Excess Gas and Flatulence
The average healthy person will pass gas about ten to fourteen times per day, producing an average of half a liter of gas – though some people can produce a liter or more if they consume certain foods.
When malabsorption (reduced food absorption) occurs due to certain medical conditions, excess gas in the intestines and excessive flatulence (farting) could be a symptom of these disorders:
- diverticulosis that leads to an overgrowth of bacteria
- celiac sprue
- pancreatic disease
- short bowel syndrome (where part of the bowel was removed by surgery).
Gas is caused by fiber, starch, and some complex sugars which aren’t easily digested and pass through to the colon where they are fermented by bacteria which produces hydrogen, methane, and hydrogen sulphide gases. Yeast tend to produce odorless carbon dioxide gas, but the farts can pick up odors from rotting vegetable material and putrefying meat stuck to the walls of the colon (mucoid plaque).
The foul smell of flatus comes from various sulphur-containing compounds. The compounds in a typical smelly fart are usually hydrogen sulphide or methanethiol. The “rotten eggs” smell comes from hydrogen sulphide gas, and a “rotting vegetables” smell comes from methanethiol. Yet another sulphur compound, dimethyl sulphide, actually smells kind of “sweet”.
Cauliflower, eggs, and meat are most likely to produce the smelliest farts. Beans produce a greater quantity of gas, but not particularly smelly farts. In general, foods with little fiber produce very little gas.
Giardiasis, an infection by the Giardia protozoa parasite, can produce the most nauseating farts and belches, along with extremely foul-smelling watery diarrhea.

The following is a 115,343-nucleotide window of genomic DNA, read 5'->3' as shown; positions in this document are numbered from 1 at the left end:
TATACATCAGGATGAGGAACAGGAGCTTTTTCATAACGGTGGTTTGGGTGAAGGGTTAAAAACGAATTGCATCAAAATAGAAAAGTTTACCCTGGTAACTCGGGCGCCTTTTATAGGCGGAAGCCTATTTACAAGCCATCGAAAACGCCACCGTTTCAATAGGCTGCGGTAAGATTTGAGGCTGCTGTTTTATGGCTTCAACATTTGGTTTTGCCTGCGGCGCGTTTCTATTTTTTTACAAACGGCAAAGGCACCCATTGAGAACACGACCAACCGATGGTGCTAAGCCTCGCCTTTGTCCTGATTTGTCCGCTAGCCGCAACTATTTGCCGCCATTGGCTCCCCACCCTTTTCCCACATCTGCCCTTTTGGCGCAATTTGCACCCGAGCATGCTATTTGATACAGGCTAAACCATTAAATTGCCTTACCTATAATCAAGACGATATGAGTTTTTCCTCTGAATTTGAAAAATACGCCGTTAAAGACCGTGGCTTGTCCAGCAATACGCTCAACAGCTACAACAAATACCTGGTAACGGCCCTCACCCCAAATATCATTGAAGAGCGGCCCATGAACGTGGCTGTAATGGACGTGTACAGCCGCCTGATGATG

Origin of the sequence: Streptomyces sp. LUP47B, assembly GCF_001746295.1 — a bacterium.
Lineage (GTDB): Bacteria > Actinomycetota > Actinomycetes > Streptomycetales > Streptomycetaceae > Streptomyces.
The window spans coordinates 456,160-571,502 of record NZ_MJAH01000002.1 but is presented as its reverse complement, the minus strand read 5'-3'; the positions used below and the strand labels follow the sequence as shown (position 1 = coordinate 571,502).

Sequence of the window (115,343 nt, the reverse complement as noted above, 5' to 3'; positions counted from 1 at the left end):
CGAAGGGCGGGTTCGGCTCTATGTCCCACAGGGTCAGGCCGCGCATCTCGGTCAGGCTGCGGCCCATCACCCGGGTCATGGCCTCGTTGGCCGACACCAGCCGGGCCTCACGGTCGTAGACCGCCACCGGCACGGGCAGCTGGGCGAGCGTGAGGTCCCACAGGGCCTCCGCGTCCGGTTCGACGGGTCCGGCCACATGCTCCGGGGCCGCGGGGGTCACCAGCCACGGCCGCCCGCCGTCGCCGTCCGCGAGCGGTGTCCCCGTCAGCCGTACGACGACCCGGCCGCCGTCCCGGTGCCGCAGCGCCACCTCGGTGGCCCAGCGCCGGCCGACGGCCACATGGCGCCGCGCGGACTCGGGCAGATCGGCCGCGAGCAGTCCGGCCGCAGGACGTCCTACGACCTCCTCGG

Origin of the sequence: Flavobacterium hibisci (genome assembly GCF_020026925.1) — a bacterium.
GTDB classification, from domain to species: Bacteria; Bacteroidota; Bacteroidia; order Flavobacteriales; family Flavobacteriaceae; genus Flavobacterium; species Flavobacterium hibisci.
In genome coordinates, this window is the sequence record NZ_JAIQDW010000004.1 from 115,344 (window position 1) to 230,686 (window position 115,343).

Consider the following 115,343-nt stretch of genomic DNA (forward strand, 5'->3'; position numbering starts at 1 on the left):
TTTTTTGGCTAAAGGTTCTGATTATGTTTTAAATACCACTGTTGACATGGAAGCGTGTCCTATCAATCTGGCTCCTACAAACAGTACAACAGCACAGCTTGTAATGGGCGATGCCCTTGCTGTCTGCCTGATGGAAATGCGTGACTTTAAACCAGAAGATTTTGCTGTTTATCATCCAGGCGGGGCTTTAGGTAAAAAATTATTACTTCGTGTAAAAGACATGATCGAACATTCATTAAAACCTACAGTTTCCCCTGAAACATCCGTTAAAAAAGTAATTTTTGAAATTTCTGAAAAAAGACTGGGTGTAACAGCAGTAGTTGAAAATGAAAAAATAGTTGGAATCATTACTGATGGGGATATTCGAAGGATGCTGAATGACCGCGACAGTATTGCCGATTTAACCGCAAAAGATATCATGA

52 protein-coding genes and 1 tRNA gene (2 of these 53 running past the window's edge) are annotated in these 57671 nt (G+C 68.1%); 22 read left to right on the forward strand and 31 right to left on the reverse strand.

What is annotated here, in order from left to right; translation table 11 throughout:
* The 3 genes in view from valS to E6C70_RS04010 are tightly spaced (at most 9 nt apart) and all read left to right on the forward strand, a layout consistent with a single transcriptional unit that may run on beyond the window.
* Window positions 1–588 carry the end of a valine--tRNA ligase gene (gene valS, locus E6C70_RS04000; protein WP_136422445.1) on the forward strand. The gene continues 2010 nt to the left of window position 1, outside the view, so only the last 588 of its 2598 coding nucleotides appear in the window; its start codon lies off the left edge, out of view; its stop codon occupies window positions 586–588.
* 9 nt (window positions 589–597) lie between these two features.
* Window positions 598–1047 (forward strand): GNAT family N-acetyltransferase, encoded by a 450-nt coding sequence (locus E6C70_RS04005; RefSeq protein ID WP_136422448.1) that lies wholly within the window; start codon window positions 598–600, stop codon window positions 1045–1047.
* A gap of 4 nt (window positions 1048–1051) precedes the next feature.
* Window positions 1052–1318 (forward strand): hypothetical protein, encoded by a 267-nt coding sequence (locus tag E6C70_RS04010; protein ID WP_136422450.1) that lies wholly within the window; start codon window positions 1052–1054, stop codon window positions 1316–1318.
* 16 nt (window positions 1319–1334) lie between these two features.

Another cause of excess gas can be a lack of the enzyme lactase which is needed to digest a simple sugar called lactose or “milk sugar”. In a person who lacks this enzyme, consuming milk and dairy products which contain lactose can leave the dairy foods poorly digested and not absorbed by the small intestine. As it moves through the large intestine it becomes food for yeast and putrefactive bacteria – organisms which produce gases like carbon dioxide, hydrogen sulphide, or methane. When there is a yeast overgrowth in the colon, even more gas is produced.
People who cannot digest lactose are said to suffer from lactose intolerance. An hour or two after consuming milk or dairy products they can experience uncomfortable cramps and excess gas in the abdomen. This problem is compounded when the use of antibiotics kills the probiotic Lactobacteria which help digest lactose for us.
While cheese, milk, ice cream and frozen yogurt can cause the cramping, regular yogurt does not, because the live bacteria culture which fermented milk into yogurt breaks down the lactose so we can digest it.
Some foods which are considered “high flatulogenic foods” (the suffix genic means “creating” or “causing”) are the ones most likely to cause excess gas in the small and large intestine, an uncomfortable or painful “gassy” feeling in the abdomen, and excessive flatus or farting:
- milk, cheese, ice cream, frozen yogurt (not regular yogurt)
- most beans, such as baked beans, lima beans, pinto beans, navy beans, soy beans
- sauerkraut, cabbage, cauliflower, broccoli, brussel sprouts, asparagus, radishes
- prunes, onions, carrots, raisins, bananas
- bagels, pretzels, wheat germ.
Foods which are moderately flatulogenic include:
- foods that contain wheat and wheat products, such as cereals, breads, pastries
- potatoes, citrus fruits
- carbonated beverages, sodas.